The Etruscan fortress of Castiglione di San Martino
Castiglione of San Martino (mid 5th – mid 2nd century BC), a small and massive fortress (approx. 40 x 20 m) occupies the summit of a hill at an altitude of 115 meters above sea level; the position allows full control of the Portoferraio harbor and a vast stretch of open sea. The first plant, dated around 430-420 BC, is followed by two ancient phases of occupation and a relatively recent one. The external walls (with a stone base) were born with the first phase, but the internal buildings are mainly built in wood and raw brick, with a tiled roof; in the southern area remain the pile beds, some roof collapses, a cistern and a complex “kitchen”, with a counter-hearth built around a large dolium.
The remains of the Etruscan settlement
In the northern area there is a forge, a small room and a courtyard. This phase ends with the destruction and the fire; on the leveled remains you can see the traces of reconstruction works: an open fire, a small forge, the garbage dump that accumulates in the cistern of the first phase. These works reuse the existing enclosure, which is equipped with the eastern door and the external reinforcement wall of the first southern wall. But above all, the southern building was built in stone and raw brick, consisting of two covered rooms and a central courtyard with a canopy.
The first phase ends with the first half of the third century. BC and the second begins seamlessly; the last materials that mark the end of the ancient occupation date back to the mid-second century. BC From the second phase the structures are better preserved than the materials, damaged by terracing works for agricultural purposes which, probably from 1600, partly exploit, partly incorporate the base of the walls, whose elevation, in the long period of abandonment, it had collapsed on the sides of the hill.
The ceramics of Castiglione di San Martino
While kitchen utensils do not change much over time, table ceramics follow the evolution of the market and the change is very clear also in transport amphorae. During the first phase, the presence of Attic pottery (with black paint and red figures) dated between the last decades of the V and the beginning of the IV century is of considerable importance. B.C; in the course of the fourth century, products of southern origin and Etruscan overpainted ceramics follow; with the third century the black glazed ceramics of the Atelier des Petites Estampilles, Lazio, as well as other factories of southern Etruria prevailed.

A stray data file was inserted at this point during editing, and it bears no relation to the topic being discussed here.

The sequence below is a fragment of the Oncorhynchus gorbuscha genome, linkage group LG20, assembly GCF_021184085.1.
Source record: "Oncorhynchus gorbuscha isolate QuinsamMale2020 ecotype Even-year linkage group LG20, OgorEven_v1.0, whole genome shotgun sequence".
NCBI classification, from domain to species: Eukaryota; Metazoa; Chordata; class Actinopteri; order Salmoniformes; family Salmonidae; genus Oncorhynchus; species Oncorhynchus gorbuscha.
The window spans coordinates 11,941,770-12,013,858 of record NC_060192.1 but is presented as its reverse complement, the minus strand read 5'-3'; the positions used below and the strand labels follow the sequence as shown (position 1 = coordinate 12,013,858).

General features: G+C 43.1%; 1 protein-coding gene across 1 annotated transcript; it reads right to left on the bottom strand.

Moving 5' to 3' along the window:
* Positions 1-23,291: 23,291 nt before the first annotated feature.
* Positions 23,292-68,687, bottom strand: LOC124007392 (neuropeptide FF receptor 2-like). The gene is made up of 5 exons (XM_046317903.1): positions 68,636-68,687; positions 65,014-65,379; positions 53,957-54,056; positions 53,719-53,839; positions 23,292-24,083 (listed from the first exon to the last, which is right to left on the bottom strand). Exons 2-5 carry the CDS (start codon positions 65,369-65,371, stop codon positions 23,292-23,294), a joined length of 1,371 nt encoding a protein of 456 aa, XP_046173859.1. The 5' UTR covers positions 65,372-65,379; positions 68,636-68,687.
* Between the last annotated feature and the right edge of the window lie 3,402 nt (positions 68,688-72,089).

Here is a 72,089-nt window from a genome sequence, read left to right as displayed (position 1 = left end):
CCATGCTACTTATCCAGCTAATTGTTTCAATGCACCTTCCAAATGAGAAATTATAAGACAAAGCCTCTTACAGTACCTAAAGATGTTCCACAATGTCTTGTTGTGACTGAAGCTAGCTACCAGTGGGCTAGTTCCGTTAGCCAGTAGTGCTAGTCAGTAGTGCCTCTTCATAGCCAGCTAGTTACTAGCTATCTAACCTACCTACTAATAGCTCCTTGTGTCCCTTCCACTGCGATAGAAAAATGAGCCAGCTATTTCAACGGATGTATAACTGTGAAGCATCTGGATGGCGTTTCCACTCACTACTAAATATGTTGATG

The most common amphora is the Etruscan one, accompanied by a modest presence of Massaliote and Greek-oriented ones. In the second phase (from the middle of the third century BC) the black glazed pottery comes from factories in northern Etruria and the Tyrrhenian coast; around the middle of the 2nd century the so-called “Campana A” arrives from Campania. The amphorae, very numerous, are the Greek-Italic ones very widespread in this period and manufactured in various centers of central-southern Italy; however, there are some fragments of a Punic amphora.
Buildings and daily life
Of the elevation of the walls only a few fragments of raw brick remain, half-fired by the fire that closed the first phase; there are numerous tiles and bent tiles from the collapse of the roof of the first phase, then covered by the beaten pavement of the second phase. The tiles were fixed to the wooden beams with iron and copper nails; splices are frequent.
The way of life, evidenced by the finds, seems to have no variations from the first to the second phase: we find kitchen pottery of coarse-grained ceramic (jars, pans, place settings, bowls, jugs) and more or less fine ceramic tableware, painted and decorated (especially cups and plates).
Doli are always abundant, large containers for foodstuffs, liquid and solid, and wine amphorae for transport, used here for storage, but also reused as generic containers, sometimes basement in the corner of a room. Among the tools for food preparation are mortars and a grinder. A miniaturistic drawing-hole and a hatchet in green stone are probably votive objects.